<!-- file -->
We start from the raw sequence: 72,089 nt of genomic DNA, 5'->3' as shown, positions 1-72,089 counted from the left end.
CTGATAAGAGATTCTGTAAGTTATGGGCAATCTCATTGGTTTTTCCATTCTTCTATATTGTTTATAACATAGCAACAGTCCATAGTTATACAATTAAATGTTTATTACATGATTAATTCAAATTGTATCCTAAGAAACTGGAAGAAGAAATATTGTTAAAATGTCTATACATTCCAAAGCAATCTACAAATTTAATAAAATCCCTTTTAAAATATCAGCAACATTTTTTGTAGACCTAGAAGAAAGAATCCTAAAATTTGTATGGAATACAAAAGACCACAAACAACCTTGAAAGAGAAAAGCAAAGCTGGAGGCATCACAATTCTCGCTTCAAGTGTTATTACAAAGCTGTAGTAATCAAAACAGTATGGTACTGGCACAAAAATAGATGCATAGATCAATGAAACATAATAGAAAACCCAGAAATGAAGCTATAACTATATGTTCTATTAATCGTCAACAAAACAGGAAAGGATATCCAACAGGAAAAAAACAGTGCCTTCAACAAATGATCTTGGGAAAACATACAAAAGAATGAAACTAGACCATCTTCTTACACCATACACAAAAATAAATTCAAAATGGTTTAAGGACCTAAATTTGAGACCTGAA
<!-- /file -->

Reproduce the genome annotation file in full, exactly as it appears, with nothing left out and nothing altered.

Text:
We start from the raw sequence: 72,089 nt of genomic DNA, 5'->3' as shown, positions 1-72,089 counted from the left end.
CTGATAAGAGATTCTGTAAGTTATGGGCAATCTCATTGGTTTTTCCATTCTTCTATATTGTTTATAACATAGCAACAGTCCATAGTTATACAATTAAATGTTTATTACATGATTAATTCAAATTGTATCCTAAGAAACTGGAAGAAGAAATATTGTTAAAATGTCTATACATTCCAAAGCAATCTACAAATTTAATAAAATCCCTTTTAAAATATCAGCAACATTTTTTGTAGACCTAGAAGAAAGAATCCTAAAATTTGTATGGAATACAAAAGACCACAAACAACCTTGAAAGAGAAAAGCAAAGCTGGAGGCATCACAATTCTCGCTTCAAGTGTTATTACAAAGCTGTAGTAATCAAAACAGTATGGTACTGGCACAAAAATAGATGCATAGATCAATGAAACATAATAGAAAACCCAGAAATGAAGCTATAACTATATGTTCTATTAATCGTCAACAAAACAGGAAAGGATATCCAACAGGAAAAAAACAGTGCCTTCAACAAATGATCTTGGGAAAACATACAAAAGAATGAAACTAGACCATCTTCTTACACCATACACAAAAATAAATTCAAAATGGTTTAAGGACCTAAATTTGAGACCTGAA